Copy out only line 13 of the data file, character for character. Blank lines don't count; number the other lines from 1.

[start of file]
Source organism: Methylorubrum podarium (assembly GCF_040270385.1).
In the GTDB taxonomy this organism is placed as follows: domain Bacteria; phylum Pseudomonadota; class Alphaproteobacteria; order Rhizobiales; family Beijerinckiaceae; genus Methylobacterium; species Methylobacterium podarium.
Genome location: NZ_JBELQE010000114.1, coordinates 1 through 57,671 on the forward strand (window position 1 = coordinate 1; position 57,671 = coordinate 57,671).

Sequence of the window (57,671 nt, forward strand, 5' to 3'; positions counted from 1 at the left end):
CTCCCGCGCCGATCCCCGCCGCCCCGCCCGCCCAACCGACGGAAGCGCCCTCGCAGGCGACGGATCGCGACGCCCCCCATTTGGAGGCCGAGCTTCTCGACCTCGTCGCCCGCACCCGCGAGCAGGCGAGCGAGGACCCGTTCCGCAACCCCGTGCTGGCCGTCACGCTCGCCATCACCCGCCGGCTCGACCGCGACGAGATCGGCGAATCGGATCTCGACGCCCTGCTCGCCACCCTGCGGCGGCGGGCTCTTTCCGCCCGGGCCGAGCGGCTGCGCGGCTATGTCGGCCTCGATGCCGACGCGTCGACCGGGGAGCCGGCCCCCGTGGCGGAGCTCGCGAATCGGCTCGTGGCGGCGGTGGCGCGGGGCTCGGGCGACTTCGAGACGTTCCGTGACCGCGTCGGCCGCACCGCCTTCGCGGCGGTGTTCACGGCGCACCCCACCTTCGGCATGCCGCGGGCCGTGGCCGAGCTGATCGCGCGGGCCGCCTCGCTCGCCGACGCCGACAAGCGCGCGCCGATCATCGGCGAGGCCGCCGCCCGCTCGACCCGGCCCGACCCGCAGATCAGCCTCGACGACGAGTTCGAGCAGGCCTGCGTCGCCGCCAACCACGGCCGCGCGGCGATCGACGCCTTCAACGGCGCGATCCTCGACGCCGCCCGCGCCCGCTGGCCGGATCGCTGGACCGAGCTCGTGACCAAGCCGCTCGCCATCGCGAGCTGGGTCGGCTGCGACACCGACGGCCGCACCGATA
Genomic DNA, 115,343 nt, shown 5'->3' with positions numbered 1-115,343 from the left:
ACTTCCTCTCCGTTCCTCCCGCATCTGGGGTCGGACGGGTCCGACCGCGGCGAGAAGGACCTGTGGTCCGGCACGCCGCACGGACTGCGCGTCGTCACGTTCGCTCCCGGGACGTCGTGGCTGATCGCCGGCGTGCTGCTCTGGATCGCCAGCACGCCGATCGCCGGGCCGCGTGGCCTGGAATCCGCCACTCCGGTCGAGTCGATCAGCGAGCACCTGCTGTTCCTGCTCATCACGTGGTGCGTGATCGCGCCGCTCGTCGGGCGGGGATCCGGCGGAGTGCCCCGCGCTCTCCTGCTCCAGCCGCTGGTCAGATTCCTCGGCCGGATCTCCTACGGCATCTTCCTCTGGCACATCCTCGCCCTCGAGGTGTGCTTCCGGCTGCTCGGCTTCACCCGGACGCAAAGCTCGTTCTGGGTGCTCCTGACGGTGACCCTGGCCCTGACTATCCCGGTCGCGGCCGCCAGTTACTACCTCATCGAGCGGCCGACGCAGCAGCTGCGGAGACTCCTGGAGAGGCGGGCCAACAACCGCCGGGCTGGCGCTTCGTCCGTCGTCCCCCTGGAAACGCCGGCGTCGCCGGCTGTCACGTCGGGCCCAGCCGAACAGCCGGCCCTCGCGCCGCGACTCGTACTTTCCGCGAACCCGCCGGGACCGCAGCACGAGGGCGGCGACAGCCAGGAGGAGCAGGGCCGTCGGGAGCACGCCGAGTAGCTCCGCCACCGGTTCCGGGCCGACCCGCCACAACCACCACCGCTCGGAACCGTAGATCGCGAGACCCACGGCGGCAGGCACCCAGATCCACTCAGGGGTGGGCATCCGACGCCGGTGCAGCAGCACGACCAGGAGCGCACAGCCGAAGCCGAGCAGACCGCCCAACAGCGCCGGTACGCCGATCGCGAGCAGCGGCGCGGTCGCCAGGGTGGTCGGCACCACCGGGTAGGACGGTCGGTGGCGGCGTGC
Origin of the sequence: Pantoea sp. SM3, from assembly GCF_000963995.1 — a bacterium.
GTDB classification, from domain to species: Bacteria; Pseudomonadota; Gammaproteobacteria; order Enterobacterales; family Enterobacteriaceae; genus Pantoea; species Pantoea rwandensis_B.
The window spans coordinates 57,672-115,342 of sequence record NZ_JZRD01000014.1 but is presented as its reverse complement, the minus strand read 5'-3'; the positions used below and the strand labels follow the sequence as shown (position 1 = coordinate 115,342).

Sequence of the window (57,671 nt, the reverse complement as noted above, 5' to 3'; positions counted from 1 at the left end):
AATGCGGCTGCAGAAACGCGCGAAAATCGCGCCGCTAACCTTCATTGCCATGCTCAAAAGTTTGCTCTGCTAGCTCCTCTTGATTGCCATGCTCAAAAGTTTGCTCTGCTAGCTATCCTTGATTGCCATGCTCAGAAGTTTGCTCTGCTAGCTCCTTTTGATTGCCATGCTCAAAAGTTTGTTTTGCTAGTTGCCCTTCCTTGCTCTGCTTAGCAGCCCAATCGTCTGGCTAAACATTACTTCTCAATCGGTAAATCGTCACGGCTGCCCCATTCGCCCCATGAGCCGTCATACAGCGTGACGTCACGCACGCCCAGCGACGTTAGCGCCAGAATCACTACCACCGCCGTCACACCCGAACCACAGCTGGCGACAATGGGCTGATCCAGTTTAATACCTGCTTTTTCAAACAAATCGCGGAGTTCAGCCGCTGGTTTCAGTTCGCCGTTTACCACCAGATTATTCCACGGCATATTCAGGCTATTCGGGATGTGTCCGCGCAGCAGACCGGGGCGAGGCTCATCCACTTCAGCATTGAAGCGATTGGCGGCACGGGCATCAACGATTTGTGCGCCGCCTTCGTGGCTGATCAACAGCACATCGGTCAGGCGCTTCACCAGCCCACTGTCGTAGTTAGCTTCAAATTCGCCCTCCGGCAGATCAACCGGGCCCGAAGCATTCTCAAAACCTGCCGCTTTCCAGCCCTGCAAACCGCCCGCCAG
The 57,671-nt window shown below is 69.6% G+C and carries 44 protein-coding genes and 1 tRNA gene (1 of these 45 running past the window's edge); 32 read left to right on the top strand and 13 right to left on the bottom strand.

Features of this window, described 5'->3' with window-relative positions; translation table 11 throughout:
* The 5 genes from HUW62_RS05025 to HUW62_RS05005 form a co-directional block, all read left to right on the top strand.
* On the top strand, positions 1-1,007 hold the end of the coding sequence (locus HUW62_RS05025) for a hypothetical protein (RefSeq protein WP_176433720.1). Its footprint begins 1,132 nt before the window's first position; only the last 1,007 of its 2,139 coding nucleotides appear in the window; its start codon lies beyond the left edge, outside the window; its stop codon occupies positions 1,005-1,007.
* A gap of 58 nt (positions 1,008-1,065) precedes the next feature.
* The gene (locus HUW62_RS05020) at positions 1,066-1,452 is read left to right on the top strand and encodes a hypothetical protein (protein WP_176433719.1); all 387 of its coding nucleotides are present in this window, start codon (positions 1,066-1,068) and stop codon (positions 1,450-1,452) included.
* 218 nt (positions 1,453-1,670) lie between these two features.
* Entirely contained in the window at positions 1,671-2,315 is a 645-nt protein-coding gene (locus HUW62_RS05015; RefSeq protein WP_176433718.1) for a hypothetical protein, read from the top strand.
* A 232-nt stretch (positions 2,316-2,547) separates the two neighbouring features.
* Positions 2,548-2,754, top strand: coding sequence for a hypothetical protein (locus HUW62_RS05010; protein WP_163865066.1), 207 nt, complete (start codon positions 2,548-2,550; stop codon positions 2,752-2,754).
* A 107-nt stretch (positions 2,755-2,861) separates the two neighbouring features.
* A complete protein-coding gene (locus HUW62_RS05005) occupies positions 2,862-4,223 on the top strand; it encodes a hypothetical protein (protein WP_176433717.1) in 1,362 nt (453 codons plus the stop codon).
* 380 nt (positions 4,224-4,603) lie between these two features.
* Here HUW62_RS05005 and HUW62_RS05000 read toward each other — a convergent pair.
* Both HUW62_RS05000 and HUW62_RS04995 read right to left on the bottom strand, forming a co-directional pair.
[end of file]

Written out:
The 57,671-nt window shown below is 69.6% G+C and carries 44 protein-coding genes and 1 tRNA gene (1 of these 45 running past the window's edge); 32 read left to right on the top strand and 13 right to left on the bottom strand.